So was Richard Lionheart gay? No. I don’t believe so. The two most recent Richard the Lionheart biographers came to the same conclusion. And as I address this issue, I will rely on biographies of Richard the Lionheart by John Gillingham and Anthony Bridge, as well as other research materials like the thin biography of Richard’s wife, Berengeria: Enigmatic Queen of England.

A few words about Berengeria are important. Like most royal marriages of that period, Richard’s marriage to Berengeria was a political one. In that context, the marriage was very successful. Sancho of Navarre, the Basque king who was Berengeria’s father, helped Richard secure his territories in southern France. But the most important reason for Richard to get married was to produce an heir. With his brother John trying to usurp his throne for much of his reign, an heir was a must. But Richard’s marriage with Berengeria never
produced one. And as we see in the Encyclopedia Britannica, this is cited “Exhibit A” arguing for Richard’s homosexuality.

No one is available to examine this definitively. We’re not going to get access to Berengeria’s gynecological records, or to Richard’s sperm count. They didn’t spend a lot of time together, but were together at their
wedding and for months after, enough time for a fertile couple to produce a child. Was Berengeria “barren?” Possibly. Did they simply not couple together enough? Possibly, and that gives us the argument that Richard was gay. But it is well-documented that Richard had an illegitimate child, Philip of Cognac. So Richard was fertile with someone, and had the desire necessary!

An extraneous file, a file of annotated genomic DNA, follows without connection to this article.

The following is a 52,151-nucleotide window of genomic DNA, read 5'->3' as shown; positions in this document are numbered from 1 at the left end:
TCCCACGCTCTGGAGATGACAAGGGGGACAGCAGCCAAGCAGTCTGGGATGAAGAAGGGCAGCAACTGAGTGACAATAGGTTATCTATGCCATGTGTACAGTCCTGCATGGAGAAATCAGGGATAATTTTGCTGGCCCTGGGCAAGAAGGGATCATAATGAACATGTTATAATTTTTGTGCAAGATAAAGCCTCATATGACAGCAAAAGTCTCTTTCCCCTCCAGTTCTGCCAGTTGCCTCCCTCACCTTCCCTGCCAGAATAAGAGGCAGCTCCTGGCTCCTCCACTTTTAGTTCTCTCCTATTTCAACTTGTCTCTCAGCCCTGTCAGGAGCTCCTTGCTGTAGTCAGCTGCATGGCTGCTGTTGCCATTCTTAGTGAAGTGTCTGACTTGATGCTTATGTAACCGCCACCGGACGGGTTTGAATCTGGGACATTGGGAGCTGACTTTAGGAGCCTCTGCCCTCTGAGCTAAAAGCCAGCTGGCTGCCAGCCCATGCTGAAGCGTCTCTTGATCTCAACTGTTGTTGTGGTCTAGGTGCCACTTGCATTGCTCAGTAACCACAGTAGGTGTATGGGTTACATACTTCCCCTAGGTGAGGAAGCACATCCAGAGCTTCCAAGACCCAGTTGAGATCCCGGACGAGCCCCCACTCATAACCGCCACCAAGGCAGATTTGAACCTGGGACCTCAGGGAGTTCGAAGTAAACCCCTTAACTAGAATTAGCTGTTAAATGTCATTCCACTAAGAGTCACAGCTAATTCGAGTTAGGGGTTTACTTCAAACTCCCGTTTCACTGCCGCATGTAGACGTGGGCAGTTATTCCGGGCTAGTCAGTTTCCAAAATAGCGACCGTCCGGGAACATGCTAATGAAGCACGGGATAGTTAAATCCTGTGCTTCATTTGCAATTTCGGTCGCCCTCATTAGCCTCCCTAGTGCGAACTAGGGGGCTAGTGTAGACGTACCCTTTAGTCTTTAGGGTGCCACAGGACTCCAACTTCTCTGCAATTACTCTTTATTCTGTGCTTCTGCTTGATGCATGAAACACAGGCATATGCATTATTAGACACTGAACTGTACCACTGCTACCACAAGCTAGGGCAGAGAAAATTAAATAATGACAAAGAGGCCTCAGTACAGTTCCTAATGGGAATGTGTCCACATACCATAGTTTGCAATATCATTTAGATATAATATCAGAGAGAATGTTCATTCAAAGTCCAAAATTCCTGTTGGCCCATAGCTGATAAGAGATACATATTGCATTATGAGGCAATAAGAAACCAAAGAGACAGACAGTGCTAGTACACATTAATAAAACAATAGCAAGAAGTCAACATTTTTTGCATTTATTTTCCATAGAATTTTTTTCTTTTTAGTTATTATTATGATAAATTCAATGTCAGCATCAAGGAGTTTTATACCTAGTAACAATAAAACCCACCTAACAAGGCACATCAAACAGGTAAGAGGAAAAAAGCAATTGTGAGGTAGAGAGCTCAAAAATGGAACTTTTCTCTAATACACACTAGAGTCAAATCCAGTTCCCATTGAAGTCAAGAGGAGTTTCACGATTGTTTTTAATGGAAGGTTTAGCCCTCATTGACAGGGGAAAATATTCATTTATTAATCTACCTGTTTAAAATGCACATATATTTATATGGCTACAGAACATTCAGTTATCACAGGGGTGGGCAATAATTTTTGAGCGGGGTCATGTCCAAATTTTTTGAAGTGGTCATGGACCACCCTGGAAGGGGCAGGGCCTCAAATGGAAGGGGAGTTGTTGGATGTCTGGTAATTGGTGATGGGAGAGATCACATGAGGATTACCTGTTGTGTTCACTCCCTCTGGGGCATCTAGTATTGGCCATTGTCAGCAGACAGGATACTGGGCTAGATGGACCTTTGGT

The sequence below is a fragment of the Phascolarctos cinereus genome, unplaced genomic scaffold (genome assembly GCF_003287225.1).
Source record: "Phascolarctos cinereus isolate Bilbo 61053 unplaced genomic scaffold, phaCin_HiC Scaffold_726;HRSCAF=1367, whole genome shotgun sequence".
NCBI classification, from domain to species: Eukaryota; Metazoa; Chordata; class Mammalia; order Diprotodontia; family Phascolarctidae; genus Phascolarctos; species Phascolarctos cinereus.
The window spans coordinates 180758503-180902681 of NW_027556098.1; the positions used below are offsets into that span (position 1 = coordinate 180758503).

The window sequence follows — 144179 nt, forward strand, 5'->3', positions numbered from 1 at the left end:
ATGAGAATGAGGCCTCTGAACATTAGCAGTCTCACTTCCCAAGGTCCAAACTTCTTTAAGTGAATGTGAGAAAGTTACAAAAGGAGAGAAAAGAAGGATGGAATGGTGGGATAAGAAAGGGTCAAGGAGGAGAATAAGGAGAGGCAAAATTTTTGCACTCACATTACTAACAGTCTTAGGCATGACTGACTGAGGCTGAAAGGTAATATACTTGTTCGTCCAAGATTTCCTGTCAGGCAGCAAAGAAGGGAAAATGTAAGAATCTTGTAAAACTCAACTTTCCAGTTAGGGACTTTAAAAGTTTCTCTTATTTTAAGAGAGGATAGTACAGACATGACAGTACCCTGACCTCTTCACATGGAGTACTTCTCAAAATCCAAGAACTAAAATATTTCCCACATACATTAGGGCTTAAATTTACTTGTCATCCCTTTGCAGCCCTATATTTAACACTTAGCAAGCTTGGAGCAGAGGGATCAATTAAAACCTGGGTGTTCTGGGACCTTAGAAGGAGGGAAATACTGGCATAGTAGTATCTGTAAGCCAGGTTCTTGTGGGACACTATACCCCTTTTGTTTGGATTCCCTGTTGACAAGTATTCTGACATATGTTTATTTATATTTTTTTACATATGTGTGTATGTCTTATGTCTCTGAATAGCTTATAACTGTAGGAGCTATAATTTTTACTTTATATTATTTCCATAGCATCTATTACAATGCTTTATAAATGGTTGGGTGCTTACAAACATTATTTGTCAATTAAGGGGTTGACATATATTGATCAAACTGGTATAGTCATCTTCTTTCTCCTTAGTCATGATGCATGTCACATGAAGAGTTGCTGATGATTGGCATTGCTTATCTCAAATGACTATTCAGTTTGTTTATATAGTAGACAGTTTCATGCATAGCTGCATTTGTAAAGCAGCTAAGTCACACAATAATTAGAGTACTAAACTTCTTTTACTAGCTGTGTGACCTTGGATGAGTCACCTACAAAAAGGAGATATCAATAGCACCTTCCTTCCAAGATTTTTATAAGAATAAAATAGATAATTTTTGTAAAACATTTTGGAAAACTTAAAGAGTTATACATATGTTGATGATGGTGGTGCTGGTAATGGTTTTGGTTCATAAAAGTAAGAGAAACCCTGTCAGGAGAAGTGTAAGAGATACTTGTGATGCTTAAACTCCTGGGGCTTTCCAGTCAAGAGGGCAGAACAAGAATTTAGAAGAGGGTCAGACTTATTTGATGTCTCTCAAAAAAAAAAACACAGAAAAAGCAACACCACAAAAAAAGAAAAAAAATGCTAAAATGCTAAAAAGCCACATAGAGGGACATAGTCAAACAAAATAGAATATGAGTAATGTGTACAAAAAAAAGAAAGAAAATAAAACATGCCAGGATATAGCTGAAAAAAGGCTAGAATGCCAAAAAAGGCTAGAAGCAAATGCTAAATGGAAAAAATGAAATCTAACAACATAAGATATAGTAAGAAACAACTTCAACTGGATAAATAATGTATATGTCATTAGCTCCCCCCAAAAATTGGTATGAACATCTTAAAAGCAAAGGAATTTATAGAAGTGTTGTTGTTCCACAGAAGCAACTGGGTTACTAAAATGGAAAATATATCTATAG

When considering Berengeria, we find no raves about how beautiful this Queen of England was. Instead we find phrases like “she was sensible” or “she was pleasant.” This sounds like the old response, when the guy
asks how his blind date looks—“well, she has a nice personality.” Classic “damning with faint praise.” History’s biggest distinction for her seems to be that she was the only Queen of England who never set foot in England. Richard’s mother was the renowned Eleanor of Aquitaine, hailed for her beauty and intelligence. Eleanor of Aquitaine loved her son Richard, possibly the most of all of her sons. Could Berengeria ever measure up to this? And when she couldn’t, and heirs didn’t come in a hurry, did Richard lose interest?

There is evidence that when Berengeria and Richard met years before their marriage, Berengeria was taken with him. Eleanor of Aquitaine brought her to Sicily to join Richard on his way to the Middle East for the